- LV and RV systolic function (eyeball)
- Pericardial effusion
- IVC/RAP estimation
- More advanced: cardiac output assessment, left atrial pressure assessment, VExUS
- If you think infection is present:
- Look for drainable collections (pleural, pericardial, peritoneal/abdominal, SSTI)
Arjun: is there any good data to back up the use of POCUS in shock?
- Many studies (ED based, usually) establishing that POCUS changes diagnosis, and can achieve it more rapidly than other modalities
- No data on improvement of outcomes
- Discuss limitations of testing hard outcomes on diagnostic tools
- Tying diagnoses to interventions which can improve outcomes is the key
Coming back to our case. I will briefly summarize again. We have a 70year old female admitted for AMS with a PMHx of HFrEF, ESRD via TDC, and a DVT who is in shock. Our exam shows us cool extremities, with CRT 6-7seconds, ScvO2 72.
On further assessment: the CVP transduced from the TDC is 3; on POCUS the IVC is small and collapsible, LVOT VTI 20, no pericardial effusion, moderately reduced LV function, normal RV function, there are no pathological B lines on lung ultrasound.
So taking your systematic approach as outline above:
The tone of our patient is mixed given cool to touch and low diastolic, our filling is low as evidence by a CVP of 2 transduced off the TDC, our flow appears to be elevated given normal ScvO2 and LVOT VTI. From all of this it appears that the predominant etiology of the shock is vasoplegic, likely septic, however there are some mixed signs with the tone. What do you think of this?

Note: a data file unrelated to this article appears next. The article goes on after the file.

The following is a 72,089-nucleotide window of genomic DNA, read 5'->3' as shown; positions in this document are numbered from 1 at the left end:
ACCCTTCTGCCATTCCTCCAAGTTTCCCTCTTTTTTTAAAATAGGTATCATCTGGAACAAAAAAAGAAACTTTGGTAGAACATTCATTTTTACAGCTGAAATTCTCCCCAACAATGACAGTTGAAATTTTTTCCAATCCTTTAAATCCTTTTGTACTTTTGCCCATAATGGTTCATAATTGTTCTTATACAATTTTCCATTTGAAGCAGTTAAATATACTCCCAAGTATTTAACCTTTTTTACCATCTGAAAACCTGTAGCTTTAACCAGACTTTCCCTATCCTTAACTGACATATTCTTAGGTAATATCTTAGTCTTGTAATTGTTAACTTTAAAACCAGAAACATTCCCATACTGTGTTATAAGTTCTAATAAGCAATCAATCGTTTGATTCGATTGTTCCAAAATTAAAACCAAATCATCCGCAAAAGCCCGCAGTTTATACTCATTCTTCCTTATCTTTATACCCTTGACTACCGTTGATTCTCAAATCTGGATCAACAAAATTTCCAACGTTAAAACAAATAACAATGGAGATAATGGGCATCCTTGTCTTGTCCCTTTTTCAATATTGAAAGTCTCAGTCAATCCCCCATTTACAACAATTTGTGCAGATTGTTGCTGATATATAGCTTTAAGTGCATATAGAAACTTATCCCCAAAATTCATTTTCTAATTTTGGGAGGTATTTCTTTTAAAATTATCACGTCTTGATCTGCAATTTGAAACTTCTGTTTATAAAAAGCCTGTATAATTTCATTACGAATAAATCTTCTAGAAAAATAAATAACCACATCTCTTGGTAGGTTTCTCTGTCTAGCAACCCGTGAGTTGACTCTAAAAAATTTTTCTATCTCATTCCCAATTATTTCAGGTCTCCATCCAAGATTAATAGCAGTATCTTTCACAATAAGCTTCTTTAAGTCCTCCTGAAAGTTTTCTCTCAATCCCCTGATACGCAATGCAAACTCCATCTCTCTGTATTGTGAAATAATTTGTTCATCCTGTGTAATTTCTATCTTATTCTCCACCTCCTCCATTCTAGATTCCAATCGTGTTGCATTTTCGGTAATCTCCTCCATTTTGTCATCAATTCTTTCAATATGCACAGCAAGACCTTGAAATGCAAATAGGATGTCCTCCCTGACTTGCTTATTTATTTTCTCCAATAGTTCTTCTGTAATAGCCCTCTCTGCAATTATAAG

- Overall agree with the assessment
- Tone/SVR assessment can be challenging, and once again try not to focus too much on any one data point.
- Discuss limitations of automated NIBP cuffs
Simran: If she were to become hypotensive, do you think epinephrine would be a better choice than norepinephrine?
- Would be reasonable to assess fluid responsiveness in this patient, though, based on that finding (plus the abnormal CRT), and perhaps a relatively low CVP in the context of a significant cardiomyopathy. (Not to be read as meaning a low CVP is a treatment target!)
- This patient might need pressors as a trial even though not frankly hypotensive
- For Epi: probably not, but it depends!
- No clear data on the use of inotropes in septic shock, may worsen outcomes
- This decision depends on the “why”. If the answer is EF 30%, no. In fact, could be worse. If the answer is “cardiac output is inadequate as evidenced by X”, then an empiric trial of inotropy (even dobutamine + norepinephrine) could be considered.
- Re-assessment after any intervention (including fluids, etc) is paramount
- Remember that perfusion is the goal, not BP
- Assess for adverse effects
Simran: Key takeaways for learners?
- Shock and hypotension are not synonymous
- Use a systematic approach for the diagnosis and treatment of shock
- Learning POCUS is near mandatory to take care of patients with shock, no matter the specialty Recognize the tools available to you based on local resources as well as patient characteristics
A Cleveland Clinic podcast for medical professionals exploring important and high impact clinical questions related to the practice of general medicine. You'll hear from world class clinical experts in a variety of specialties of Internal Medicine. Hosted by Richard Wardrop, MD, PhD and Arjun Chatterjee, MD.